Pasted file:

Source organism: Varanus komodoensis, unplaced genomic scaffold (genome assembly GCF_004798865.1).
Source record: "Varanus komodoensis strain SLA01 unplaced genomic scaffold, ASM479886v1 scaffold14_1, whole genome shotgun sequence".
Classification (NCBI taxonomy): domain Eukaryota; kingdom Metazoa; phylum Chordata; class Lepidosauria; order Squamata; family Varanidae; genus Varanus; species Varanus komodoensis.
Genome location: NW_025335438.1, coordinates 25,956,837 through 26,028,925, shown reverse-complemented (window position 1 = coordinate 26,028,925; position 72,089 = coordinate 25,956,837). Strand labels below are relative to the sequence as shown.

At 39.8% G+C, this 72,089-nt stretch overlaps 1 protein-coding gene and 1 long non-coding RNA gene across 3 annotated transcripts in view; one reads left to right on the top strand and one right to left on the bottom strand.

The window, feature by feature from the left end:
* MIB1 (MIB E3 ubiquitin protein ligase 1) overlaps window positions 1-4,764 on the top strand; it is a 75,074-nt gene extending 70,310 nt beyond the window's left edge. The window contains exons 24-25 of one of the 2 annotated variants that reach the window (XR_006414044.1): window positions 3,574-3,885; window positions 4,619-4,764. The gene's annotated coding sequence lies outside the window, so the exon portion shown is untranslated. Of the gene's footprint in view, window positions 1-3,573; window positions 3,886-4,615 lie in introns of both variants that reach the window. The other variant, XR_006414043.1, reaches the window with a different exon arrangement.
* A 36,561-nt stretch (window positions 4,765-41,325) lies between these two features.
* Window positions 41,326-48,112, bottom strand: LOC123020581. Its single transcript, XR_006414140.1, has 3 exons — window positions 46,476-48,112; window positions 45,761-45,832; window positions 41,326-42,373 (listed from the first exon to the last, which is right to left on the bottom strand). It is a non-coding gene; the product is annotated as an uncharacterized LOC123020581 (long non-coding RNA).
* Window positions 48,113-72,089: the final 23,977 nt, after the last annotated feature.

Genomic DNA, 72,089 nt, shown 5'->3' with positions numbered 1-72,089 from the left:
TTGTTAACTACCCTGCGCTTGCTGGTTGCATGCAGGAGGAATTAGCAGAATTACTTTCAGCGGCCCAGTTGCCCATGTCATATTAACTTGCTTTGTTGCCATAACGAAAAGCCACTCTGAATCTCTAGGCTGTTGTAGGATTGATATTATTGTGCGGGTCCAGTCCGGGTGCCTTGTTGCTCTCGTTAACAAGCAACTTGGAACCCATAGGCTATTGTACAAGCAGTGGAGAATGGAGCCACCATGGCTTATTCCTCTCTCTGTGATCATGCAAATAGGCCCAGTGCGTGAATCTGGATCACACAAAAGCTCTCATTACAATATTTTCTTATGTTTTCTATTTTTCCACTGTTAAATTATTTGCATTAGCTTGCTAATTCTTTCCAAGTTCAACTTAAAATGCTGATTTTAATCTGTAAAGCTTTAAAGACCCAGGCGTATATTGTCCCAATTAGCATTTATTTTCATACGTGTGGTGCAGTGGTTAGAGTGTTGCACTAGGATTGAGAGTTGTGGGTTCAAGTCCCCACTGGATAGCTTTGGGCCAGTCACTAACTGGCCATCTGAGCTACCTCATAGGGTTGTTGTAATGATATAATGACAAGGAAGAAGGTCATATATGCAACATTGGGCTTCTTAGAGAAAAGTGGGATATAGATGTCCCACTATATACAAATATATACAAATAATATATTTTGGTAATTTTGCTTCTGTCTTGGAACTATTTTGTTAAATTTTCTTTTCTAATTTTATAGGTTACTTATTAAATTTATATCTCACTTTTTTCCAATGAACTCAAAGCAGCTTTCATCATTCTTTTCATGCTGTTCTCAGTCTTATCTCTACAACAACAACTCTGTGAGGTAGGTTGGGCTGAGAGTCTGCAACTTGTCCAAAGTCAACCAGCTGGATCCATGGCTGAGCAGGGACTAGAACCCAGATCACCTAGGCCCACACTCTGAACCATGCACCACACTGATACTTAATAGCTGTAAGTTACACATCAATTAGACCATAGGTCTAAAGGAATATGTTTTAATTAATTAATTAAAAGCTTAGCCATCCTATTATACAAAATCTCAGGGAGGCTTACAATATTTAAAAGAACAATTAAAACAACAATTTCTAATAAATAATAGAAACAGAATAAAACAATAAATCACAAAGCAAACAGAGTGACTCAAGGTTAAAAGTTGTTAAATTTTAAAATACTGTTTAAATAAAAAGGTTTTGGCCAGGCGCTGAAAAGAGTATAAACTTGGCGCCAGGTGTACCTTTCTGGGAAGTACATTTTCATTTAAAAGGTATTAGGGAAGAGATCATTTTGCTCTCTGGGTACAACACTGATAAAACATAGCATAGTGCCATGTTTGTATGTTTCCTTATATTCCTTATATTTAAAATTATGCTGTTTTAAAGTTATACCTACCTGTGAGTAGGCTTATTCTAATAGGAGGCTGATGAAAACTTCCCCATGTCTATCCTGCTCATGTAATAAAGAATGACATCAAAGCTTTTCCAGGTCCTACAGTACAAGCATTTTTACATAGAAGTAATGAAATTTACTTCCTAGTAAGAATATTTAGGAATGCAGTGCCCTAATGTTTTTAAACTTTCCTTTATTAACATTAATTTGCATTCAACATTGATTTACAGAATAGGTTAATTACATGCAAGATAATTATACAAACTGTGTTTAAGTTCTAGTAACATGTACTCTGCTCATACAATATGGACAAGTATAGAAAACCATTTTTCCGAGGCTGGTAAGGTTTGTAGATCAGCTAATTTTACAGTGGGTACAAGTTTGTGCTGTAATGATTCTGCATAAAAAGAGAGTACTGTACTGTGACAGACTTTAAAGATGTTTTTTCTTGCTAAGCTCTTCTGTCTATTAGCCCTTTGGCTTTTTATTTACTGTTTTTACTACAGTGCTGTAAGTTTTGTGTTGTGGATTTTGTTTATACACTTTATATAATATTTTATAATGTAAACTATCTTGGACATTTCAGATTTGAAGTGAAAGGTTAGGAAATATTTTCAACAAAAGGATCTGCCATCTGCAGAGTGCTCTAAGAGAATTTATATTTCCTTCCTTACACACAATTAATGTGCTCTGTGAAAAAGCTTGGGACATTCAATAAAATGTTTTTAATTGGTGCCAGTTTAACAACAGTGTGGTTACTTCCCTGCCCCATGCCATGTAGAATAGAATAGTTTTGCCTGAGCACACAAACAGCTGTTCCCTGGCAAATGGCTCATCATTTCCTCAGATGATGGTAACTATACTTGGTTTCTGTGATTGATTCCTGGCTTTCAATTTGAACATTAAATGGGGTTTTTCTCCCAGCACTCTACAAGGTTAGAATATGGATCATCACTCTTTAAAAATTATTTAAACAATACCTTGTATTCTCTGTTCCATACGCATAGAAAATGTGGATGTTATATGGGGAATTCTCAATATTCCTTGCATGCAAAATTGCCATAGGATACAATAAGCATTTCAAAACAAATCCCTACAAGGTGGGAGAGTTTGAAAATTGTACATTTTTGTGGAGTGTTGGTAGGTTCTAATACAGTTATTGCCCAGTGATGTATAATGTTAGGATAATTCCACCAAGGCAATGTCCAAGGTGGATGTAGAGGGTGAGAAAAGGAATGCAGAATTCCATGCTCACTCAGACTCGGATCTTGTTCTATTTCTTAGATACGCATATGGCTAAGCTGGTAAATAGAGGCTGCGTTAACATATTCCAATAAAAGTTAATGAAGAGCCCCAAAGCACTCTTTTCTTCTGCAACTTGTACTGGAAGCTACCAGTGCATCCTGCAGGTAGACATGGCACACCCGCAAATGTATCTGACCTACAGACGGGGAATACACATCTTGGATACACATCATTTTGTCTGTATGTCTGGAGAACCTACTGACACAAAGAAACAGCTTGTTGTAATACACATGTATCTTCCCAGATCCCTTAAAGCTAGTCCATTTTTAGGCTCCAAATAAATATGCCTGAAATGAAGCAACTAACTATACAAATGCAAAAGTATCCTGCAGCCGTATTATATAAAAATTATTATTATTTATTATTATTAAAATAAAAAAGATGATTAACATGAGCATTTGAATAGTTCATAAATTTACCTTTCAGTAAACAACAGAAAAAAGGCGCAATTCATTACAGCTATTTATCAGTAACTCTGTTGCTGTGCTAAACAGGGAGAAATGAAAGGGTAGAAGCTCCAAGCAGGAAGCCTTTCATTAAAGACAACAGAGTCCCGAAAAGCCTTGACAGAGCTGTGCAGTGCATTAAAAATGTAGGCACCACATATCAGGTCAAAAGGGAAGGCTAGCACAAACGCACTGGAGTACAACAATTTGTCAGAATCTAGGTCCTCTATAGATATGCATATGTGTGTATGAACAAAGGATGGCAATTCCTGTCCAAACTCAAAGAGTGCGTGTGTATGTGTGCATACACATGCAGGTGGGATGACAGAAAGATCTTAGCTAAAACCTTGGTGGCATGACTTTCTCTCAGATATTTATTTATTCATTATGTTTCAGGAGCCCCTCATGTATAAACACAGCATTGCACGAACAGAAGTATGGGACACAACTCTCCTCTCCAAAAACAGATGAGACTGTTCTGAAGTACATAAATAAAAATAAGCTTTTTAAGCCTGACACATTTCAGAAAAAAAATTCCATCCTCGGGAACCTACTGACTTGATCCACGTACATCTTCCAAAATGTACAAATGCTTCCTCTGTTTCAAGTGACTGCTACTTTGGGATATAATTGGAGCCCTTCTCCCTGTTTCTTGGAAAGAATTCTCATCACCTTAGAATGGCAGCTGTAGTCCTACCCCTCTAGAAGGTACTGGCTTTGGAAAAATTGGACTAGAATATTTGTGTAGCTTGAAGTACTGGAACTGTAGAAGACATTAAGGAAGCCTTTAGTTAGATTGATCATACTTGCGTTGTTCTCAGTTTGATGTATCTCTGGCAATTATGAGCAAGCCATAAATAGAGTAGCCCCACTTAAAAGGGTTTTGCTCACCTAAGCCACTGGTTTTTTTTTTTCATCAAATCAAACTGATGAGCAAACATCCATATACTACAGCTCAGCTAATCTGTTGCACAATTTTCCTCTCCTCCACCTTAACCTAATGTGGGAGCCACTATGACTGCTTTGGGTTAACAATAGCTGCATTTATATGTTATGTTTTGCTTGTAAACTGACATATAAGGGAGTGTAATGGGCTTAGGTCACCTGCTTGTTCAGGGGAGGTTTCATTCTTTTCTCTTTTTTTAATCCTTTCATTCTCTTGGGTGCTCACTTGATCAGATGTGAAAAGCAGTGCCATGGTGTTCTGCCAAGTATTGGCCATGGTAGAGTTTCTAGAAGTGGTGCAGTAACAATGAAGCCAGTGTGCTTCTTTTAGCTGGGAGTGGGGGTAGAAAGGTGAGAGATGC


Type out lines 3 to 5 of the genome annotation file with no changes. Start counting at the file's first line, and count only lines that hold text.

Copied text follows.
Classification (NCBI taxonomy): domain Eukaryota; kingdom Metazoa; phylum Chordata; class Lepidosauria; order Squamata; family Varanidae; genus Varanus; species Varanus komodoensis.
Genome location: NW_025335438.1, coordinates 25,956,837 through 26,028,925, shown reverse-complemented (window position 1 = coordinate 26,028,925; position 72,089 = coordinate 25,956,837). Strand labels below are relative to the sequence as shown.

At 39.8% G+C, this 72,089-nt stretch overlaps 1 protein-coding gene and 1 long non-coding RNA gene across 3 annotated transcripts in view; one reads left to right on the top strand and one right to left on the bottom strand.